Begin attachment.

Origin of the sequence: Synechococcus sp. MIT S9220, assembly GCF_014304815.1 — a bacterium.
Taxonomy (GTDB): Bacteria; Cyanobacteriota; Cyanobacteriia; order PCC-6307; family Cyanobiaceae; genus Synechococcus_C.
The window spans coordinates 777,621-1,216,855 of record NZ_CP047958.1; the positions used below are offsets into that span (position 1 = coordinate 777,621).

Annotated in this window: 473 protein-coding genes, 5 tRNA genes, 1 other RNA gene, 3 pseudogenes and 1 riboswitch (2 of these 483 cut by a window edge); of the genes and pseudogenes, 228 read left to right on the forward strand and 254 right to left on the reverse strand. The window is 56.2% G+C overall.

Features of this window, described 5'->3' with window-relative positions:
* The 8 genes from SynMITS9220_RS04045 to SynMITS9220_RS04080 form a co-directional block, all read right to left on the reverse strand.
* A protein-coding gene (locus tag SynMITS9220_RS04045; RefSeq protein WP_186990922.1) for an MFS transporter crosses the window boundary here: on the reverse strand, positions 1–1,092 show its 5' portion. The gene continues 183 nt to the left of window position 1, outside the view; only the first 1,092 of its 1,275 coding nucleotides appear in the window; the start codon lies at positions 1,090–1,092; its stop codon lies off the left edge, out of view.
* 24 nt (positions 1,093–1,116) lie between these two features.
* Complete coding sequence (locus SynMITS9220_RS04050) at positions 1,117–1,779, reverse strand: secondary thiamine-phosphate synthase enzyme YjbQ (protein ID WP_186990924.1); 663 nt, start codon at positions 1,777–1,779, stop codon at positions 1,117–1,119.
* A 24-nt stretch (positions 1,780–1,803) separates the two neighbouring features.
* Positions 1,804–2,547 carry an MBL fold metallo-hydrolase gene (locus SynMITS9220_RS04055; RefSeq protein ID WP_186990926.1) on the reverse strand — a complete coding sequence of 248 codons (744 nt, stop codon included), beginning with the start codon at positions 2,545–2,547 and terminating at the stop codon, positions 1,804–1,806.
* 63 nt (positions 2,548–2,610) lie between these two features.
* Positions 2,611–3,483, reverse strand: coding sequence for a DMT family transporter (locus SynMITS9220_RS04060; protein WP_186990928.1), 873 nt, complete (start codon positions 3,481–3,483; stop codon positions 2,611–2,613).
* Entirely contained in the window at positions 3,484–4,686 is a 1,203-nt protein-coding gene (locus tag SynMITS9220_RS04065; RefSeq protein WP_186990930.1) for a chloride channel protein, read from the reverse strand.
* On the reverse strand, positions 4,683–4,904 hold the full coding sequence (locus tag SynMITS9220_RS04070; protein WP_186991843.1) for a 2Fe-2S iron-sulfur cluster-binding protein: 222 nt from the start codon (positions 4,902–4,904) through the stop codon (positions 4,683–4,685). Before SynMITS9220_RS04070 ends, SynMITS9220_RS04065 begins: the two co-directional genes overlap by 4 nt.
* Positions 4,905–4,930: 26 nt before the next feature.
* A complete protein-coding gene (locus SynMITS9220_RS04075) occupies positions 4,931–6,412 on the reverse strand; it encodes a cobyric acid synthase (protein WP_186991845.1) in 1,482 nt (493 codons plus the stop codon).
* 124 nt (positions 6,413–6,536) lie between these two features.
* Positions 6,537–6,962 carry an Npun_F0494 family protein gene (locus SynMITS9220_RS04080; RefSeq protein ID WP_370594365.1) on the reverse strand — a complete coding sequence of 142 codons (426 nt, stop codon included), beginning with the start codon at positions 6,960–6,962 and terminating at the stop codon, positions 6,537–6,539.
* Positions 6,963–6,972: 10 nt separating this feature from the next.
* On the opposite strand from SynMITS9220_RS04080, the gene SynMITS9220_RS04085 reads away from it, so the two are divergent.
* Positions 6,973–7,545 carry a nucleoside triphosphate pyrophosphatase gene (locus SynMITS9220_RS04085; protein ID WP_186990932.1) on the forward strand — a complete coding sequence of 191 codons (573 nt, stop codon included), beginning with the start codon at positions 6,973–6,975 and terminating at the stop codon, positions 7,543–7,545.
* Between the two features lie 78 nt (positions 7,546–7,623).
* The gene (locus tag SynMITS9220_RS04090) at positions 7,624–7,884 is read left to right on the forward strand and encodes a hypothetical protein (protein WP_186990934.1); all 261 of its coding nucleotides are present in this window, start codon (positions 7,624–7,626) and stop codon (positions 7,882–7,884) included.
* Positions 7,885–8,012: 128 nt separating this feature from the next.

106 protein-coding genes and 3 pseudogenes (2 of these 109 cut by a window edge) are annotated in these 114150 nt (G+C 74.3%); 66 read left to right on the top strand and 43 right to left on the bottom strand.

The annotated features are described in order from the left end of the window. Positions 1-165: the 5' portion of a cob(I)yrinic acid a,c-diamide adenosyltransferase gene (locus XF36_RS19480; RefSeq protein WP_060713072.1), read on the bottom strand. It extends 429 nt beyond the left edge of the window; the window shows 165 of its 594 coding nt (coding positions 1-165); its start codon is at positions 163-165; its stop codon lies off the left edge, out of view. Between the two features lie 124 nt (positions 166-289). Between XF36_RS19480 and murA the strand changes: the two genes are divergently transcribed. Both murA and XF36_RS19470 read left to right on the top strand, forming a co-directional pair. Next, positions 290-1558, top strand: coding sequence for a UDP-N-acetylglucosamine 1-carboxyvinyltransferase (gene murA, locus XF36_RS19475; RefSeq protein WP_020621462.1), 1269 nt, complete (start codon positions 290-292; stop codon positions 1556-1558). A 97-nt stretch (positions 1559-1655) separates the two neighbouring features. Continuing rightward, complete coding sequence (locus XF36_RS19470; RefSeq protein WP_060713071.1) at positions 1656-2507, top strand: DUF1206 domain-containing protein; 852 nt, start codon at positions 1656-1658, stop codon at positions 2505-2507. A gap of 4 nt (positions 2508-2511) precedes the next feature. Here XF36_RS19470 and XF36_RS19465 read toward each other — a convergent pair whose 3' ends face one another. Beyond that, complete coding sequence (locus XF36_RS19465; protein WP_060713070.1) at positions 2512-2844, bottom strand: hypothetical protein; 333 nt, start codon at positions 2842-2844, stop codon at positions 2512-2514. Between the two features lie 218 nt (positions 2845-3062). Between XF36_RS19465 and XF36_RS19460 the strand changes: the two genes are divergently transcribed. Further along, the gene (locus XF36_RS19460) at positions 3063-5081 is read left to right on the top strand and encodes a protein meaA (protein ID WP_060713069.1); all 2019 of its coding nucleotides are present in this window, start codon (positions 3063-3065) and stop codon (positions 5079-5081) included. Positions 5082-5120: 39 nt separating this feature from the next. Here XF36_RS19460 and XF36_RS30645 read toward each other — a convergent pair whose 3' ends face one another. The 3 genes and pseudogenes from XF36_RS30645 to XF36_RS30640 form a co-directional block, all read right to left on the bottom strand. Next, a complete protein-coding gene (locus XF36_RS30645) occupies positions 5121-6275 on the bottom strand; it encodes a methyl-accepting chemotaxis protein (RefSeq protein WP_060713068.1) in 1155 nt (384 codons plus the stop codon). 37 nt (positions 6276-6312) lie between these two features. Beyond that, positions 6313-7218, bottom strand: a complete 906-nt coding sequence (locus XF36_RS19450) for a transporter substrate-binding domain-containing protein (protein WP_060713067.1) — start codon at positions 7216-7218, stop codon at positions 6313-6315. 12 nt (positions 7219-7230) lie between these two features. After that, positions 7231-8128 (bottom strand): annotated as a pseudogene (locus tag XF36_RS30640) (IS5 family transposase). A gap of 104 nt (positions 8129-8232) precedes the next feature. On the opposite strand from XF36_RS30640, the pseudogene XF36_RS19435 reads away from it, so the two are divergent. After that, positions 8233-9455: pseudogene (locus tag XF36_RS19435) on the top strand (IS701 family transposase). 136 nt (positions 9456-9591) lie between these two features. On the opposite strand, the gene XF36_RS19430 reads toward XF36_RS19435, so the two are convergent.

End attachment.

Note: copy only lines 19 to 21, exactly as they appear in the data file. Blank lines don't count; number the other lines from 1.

* Positions 6,537–6,962 carry an Npun_F0494 family protein gene (locus SynMITS9220_RS04080; RefSeq protein ID WP_370594365.1) on the reverse strand — a complete coding sequence of 142 codons (426 nt, stop codon included), beginning with the start codon at positions 6,960–6,962 and terminating at the stop codon, positions 6,537–6,539.
* Positions 6,963–6,972: 10 nt separating this feature from the next.
* On the opposite strand from SynMITS9220_RS04080, the gene SynMITS9220_RS04085 reads away from it, so the two are divergent.